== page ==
How are you able to negotiate some of the awful things that happen in your stories—death, dismemberment—with humor?
That’s a South Side of Chicago thing because our whole world—communicating anything emotional—was to be sarcastic. If you wanted to say you loved somebody you’d punch him in the crotch. My impulses are always very sentimental, I mean mawkishly, sit-comishly so. So in some ways I think it’s a cloaking mechanism. If you have in one scene a kid getting his hand cut off, I think in some funny way you’re more willing to accept a sentimental scene. I don’t know if you’re more willing to accept it, but maybe the juxtaposition of those two things is more interesting. As a writer I’m really aware of my defects and how much I have to find other things to substitute, so humor helps. It’s got its own inherent energy so if you can sustain funniness you almost always have to sustain something else. Pure funny you see sometimes in humor columnists who are just funny, but in fiction to keep funny going you almost always dredge something else up. I think.

For some reason I think of Charlie Chaplin.
Yeah, The Great Dictator. I think partly it’s ritualized humility. If you think of the great evils: When China invades Tibet they’re not funny, they’re not self-doubting. There’s no trace of humor in what they’re doing. And Hitler: not a guy who’s at all prone to see funniness in himself. One of the great things about fiction is that if I write an asshole into a story it has to be me. I can’t generate him. And it’s always funny in the reviews they say my stories are full of losers. I know where I got all those things. I didn’t just make them up. I think it’s ritualized humility.

In your stories, one thing that continually strikes me is guilt. I’m thinking of “Winky” in Pastoralia, and just about every story in CivilWarLand in Bad Decline.
Well, I think it’s the Catholic background. The binary that got set up was that you were either doing good or you were doing evil, and you were never doing good. If you actually appeared to be doing good there was probably something wrong with your intentions. I think if you have any moral tension, guilt is part of it. If a person can feel guilt they are at least cognizant of a moral interplay. It’s a powerful emotion—one, because it implies you’ve done wrong, and two, that you know you’ve done wrong.

When I was a kid in Chicago, the big thing was to go to a Bears game because it was expensive and people didn’t really do it. But this family that lived two doors down from us—they were maybe ten years off the boat from Poland and they didn’t have much money and they lived in a house that was completely bare, no furniture. It always smelled like noodles and they were always kind of barking at each other. One day the kid came over and said “I got Bears tickets.” It was like someone in the poorest neighborhood saying they had a house in the Hamptons. So I said, “Great, we’re going to go.” It was his father, his uncle, Greg, and me. It was a big journey with trains and buses, and we stopped at other Polish relatives and there was a lot of cheek-pinching. But I was going to endure it all to see Gale Sayers and Dick Butkus. So we finally got to Wrigley Field and just before we go in the father says, “All right, boys, we’ve got a little problem which is that we only got two tickets, but don’t worry about it we got it figured out. The Andy Frain guys they never look up when they take your ticket.” So they picked each one of us up—we were maybe ten or eleven—picked us up and put us on their shoulders. And in those days they were still wearing those big overcoats, and they had us put our feet down their overcoat and they buttoned it up. And so the plan was that they were going to walk in and they would take our tickets and not look up. Now I was the all-time Goody Two-shoes, straight A, never had an evil thought. And I was just appalled to be cheating, and cheating publicly. Then the father says, “Now if they do look up, all you got to do is look retarded.” And he was serious. The idea was that if they thought you were retarded they would let you in for free. So he says, “Now let’s see how you’re gonna do it.” So we had to practice. And we started in. What I was really deeply ashamed of afterward is how willing I was. I was not going to get caught. If they busted us, I was going to go into the retarded thing, I was going to do what he said.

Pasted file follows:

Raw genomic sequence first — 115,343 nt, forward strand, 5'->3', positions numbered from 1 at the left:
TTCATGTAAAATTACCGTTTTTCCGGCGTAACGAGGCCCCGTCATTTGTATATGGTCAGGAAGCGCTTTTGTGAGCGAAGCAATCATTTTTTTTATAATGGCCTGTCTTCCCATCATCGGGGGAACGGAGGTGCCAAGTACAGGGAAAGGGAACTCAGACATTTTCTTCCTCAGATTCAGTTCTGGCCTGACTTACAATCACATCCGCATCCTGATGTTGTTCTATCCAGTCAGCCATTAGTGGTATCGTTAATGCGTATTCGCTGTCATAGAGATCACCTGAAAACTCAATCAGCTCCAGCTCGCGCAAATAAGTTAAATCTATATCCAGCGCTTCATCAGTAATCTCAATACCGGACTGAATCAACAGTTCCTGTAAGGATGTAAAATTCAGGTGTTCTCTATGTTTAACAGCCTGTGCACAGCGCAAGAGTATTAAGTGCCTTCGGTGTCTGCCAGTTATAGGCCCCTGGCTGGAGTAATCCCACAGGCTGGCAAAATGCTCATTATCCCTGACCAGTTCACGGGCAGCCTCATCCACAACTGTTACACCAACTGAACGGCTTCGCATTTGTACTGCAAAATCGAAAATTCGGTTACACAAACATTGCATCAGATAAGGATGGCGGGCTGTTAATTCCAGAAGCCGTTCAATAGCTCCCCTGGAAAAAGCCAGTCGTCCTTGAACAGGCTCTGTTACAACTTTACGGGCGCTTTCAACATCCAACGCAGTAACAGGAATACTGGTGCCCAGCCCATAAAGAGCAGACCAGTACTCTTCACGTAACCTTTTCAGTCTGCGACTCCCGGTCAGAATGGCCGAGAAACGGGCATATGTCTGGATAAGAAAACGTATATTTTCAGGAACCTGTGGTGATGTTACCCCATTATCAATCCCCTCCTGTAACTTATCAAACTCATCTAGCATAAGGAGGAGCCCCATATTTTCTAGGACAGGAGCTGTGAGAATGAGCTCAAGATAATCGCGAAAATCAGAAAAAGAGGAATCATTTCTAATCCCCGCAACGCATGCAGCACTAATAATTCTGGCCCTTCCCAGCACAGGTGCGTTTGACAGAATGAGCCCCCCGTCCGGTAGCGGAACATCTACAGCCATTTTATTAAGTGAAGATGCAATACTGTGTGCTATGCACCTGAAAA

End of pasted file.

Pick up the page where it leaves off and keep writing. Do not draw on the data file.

Something of that is in my writing too. When I’m getting ready to send something out, I get really intensely self-critical. To my credit I get really fanatical about revising, but sometimes that can bleed over to just lock-up.

I think sometimes you can find yourself frightened of what you’re going to find if you look at it too closely too soon. I finish something and I think it’s good and I don’t want to go back to it too early. How many times do you wake up the next morning and say, “That’s trash,” you know?
I think you’re right. Part of being a writer is to know when to trust yourself. I know I’m going to have a cycle. I’m going to love it more than it should be loved at first, hate it more than it should be hated later. You let your ecstatic side have it for a while, then you let your neurotic, self-doubting side. For me it was a breakthrough to realize that that wasn’t abnormal, that you weren’t right or wrong in either of those two, that you were right in both and wrong in both, and you just had to let it have a long shelf life and then it would start to make sense. Part of it, too, is knowing when to quit.